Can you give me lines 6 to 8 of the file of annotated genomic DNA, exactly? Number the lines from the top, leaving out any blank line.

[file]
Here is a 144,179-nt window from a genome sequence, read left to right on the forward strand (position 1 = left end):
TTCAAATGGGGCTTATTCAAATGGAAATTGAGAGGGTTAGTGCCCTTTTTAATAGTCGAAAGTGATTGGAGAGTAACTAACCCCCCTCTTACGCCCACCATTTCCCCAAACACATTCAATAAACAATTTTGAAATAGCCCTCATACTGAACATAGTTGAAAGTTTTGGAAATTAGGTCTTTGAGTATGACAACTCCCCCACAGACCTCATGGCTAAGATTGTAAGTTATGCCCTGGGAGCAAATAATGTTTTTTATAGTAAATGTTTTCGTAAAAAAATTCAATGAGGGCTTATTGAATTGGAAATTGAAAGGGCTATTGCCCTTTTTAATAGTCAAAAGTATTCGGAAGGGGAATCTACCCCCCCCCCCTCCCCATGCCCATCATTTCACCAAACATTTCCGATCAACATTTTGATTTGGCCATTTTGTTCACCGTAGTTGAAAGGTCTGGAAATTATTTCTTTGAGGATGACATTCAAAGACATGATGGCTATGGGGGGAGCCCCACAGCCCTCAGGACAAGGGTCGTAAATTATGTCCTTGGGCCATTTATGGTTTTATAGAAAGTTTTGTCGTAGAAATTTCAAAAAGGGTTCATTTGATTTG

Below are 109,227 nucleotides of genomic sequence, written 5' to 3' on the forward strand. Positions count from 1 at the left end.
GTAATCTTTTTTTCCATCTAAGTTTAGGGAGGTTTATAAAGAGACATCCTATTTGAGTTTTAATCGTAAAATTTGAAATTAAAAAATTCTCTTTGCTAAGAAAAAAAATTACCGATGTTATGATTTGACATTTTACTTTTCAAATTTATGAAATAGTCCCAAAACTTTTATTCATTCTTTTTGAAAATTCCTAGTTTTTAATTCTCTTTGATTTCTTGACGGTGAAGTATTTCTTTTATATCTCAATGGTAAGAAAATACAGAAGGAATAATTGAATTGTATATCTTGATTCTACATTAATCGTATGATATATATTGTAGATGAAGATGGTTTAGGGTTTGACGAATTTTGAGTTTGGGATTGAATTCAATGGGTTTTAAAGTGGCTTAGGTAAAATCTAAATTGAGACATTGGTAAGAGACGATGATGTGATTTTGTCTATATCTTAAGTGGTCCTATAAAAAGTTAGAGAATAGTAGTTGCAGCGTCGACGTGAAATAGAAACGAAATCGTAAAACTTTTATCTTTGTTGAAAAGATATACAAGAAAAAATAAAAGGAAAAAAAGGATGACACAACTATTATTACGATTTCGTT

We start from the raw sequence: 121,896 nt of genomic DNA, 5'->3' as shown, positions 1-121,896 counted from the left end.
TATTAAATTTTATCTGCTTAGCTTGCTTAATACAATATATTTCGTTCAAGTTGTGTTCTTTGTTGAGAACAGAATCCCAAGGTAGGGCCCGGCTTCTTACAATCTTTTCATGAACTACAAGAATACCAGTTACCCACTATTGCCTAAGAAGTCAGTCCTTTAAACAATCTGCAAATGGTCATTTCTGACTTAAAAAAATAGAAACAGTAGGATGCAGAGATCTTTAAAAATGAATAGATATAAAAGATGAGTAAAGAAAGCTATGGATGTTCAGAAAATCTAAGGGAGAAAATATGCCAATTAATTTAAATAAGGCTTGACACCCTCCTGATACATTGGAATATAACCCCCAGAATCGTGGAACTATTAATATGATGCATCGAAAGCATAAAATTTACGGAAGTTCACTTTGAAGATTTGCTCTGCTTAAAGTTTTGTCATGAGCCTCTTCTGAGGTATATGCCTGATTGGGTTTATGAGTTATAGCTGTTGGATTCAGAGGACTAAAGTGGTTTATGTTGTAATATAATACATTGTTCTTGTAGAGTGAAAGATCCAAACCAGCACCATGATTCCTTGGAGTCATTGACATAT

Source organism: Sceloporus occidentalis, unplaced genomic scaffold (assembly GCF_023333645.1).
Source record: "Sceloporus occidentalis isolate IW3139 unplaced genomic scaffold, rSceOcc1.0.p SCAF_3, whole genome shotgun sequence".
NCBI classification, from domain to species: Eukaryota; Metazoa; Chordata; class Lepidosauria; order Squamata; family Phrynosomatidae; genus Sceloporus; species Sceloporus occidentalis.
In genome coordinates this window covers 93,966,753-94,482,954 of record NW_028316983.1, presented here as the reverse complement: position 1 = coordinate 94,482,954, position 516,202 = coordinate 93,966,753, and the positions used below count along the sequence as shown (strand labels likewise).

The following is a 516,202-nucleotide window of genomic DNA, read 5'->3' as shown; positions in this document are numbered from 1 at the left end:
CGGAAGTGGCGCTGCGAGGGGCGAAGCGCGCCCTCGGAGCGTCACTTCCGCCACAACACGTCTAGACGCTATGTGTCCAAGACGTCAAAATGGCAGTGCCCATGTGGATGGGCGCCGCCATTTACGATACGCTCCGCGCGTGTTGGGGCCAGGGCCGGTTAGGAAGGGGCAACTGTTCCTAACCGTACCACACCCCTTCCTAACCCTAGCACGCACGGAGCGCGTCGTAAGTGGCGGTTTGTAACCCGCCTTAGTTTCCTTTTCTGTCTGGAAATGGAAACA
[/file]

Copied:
TATTAAATTTTATCTGCTTAGCTTGCTTAATACAATATATTTCGTTCAAGTTGTGTTCTTTGTTGAGAACAGAATCCCAAGGTAGGGCCCGGCTTCTTACAATCTTTTCATGAACTACAAGAATACCAGTTACCCACTATTGCCTAAGAAGTCAGTCCTTTAAACAATCTGCAAATGGTCATTTCTGACTTAAAAAAATAGAAACAGTAGGATGCAGAGATCTTTAAAAATGAATAGATATAAAAGATGAGTAAAGAAAGCTATGGATGTTCAGAAAATCTAAGGGAGAAAATATGCCAATTAATTTAAATAAGGCTTGACACCCTCCTGATACATTGGAATATAACCCCCAGAATCGTGGAACTATTAATATGATGCATCGAAAGCATAAAATTTACGGAAGTTCACTTTGAAGATTTGCTCTGCTTAAAGTTTTGTCATGAGCCTCTTCTGAGGTATATGCCTGATTGGGTTTATGAGTTATAGCTGTTGGATTCAGAGGACTAAAGTGGTTTATGTTGTAATATAATACATTGTTCTTGTAGAGTGAAAGATCCAAACCAGCACCATGATTCCTTGGAGTCATTGACATAT

Source organism: Sceloporus occidentalis, unplaced genomic scaffold (assembly GCF_023333645.1).
Source record: "Sceloporus occidentalis isolate IW3139 unplaced genomic scaffold, rSceOcc1.0.p SCAF_3, whole genome shotgun sequence".